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Hilliard v. Rogers

United States District Court, E.D. Louisiana

November 7, 2014

LESLIE HILLIARD
v.
JIM ROGERS, WARDEN, LOUISIANA CORRECTIONAL INSTITUTE FOR WOMEN, SECTION

REPORT AND RECOMMENDATION

JOSEPH C. WILKINSON, Jr., Magistrate Judge.

This matter was referred to a United States Magistrate Judge to conduct hearings, including an evidentiary hearing, if necessary, and to submit proposed findings and recommendations for disposition pursuant to 28 U.S.C. §§ 636(b)(1)(B) and (C) and, as applicable, Rule 8(b) of the Rules Governing Section 2254 Cases. Upon review of the entire record, I have determined that a federal evidentiary hearing is unnecessary. See 28 U.S.C. § 2254(e)(2).[1] For the following reasons, I recommend that the instant petition for habeas corpus relief be DISMISSED WITH PREJUDICE as time-barred or, alternatively, dismissed without prejudice for failure to exhaust state court remedies.

I. STATE COURT PROCEDURAL BACKGROUND

The petitioner, Lesley Hilliard, is incarcerated in the Louisiana Correctional Institute for Women in St. Gabriel, Louisiana.[2] Hilliard was charged on January 31, 2011, by bill of information in St. Tammany Parish with two counts of possession of cocaine.[3]

On April 25, 2011, Hilliard entered a guilty plea to both counts per an agreement reached with the State.[4] As part of that agreement, Hilliard also entered a guilty plea on May 31, 2011 to the multiple offender bill charging her as a second felony offender on count one.[5] The state trial court sentenced her that same day as a second offender to ten (10) years in prison at hard labor on count one without benefit of probation or suspension of sentence and a concurrent five (5) years in prison at hard labor on count two.[6]

Hilliard's conviction became final thirty (30) days later, on June 30, 2011, because she did not appeal[7] or seek reconsideration of her sentence. Roberts v. Cockrell, 319 F.3d 690, 694-95 (5th Cir. 2003) (under federal habeas law, a conviction is final when the state defendant does not timely proceed to the next available step in the state appeal process); see Cousin v. Lensing, 310 F.3d 843, 845 (5th Cir. 2002) (petitioner's guilty pleas became final at the end of the period for filing a notice of appeal under La. Code Crim. P. art. 914[8]).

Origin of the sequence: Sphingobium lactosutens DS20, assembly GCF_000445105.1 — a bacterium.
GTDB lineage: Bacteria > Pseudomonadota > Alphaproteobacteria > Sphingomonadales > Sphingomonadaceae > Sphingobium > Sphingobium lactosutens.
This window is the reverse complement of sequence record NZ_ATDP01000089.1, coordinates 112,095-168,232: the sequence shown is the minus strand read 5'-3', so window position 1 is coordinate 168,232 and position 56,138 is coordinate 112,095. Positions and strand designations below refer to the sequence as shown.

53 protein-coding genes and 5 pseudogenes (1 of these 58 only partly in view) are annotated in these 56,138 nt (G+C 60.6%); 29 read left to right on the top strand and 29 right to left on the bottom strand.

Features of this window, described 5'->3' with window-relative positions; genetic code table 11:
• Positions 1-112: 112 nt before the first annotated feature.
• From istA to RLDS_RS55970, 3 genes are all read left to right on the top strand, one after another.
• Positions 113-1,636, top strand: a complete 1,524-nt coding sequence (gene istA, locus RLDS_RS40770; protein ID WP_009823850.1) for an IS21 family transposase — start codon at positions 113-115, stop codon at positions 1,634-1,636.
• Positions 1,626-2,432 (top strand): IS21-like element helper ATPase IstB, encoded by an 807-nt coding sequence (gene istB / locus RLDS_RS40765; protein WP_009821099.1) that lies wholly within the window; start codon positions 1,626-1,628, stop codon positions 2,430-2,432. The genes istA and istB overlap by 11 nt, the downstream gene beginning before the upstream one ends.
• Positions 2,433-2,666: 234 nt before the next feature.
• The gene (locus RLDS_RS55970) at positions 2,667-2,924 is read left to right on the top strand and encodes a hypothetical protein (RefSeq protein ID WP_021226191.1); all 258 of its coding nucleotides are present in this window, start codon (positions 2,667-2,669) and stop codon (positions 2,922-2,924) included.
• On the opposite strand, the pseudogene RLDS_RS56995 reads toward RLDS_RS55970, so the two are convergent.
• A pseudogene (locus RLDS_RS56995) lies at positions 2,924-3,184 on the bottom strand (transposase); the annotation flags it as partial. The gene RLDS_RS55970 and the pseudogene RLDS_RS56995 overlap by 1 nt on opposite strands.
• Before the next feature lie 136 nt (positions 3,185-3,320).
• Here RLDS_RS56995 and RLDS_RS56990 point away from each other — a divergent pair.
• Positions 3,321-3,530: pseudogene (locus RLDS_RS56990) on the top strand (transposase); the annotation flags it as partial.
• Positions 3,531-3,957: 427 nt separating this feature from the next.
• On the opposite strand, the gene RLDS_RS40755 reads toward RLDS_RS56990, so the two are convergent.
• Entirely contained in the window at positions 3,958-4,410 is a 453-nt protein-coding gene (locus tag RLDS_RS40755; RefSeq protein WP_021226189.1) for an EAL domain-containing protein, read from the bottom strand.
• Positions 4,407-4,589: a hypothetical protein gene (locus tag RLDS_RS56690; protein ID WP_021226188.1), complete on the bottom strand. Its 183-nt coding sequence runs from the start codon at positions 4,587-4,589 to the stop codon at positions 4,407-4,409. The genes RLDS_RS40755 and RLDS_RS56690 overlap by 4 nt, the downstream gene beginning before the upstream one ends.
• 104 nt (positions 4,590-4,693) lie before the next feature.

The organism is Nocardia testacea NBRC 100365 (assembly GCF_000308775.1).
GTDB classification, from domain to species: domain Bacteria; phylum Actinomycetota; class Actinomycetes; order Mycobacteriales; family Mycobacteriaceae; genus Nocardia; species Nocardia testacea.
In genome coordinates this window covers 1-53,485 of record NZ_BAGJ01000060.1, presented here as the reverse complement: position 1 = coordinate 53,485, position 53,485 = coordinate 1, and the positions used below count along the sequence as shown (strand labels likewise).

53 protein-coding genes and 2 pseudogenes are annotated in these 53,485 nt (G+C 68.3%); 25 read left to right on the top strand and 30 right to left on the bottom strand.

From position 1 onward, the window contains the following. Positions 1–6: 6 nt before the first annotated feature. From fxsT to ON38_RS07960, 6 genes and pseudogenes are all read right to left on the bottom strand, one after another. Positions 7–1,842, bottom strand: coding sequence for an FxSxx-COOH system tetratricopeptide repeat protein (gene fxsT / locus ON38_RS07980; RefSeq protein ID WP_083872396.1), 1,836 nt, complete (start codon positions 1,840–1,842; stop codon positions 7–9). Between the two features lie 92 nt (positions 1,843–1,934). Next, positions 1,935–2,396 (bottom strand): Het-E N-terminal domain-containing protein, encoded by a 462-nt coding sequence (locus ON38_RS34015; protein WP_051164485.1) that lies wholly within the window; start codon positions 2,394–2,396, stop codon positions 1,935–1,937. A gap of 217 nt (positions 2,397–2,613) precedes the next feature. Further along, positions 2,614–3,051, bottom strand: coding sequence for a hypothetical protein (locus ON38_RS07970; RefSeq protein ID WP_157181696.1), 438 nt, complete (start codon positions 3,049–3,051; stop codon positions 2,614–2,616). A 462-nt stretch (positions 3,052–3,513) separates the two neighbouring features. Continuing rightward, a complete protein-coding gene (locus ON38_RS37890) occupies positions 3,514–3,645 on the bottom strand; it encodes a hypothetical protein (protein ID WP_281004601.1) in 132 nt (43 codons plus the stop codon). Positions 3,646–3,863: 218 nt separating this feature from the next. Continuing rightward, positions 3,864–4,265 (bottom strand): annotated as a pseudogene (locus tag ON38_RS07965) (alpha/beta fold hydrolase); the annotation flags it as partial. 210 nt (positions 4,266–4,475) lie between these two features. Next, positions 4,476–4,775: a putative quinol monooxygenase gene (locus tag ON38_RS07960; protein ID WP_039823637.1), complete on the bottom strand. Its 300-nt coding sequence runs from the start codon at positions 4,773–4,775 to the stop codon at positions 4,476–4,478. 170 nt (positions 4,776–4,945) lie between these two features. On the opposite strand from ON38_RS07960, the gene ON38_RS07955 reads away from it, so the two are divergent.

On August 3, 2011, Hilliard filed a motion to obtain a recommendation from the state trial court that she participate in a drug rehabilitation program available at the prison.[9] The court granted the request and made the recommendation by order dated August 11, 2011.[10]

In connection with a motion to reconsider the sentence filed by Hilliard's counsel on February 27, 2012, the court issued an order on March 21, 2012, that her sentences in this proceeding were to run concurrently with the sentence imposed in a separate criminal matter against her in Case No. 438118.[11] A repetitive motion filed by counsel on March 20, 2012, was denied as moot by the state trial court on March 21, 2012.[12]

Hilliard submitted another motion for clarification of her sentence to the state trial court on September 4, 2012, asking the court to deem her participation in prison sponsored programs to have her placed in a reentry program in lieu of completing her prison term.[13] The court denied the motion without stated reasons on September 11, 2012.[14]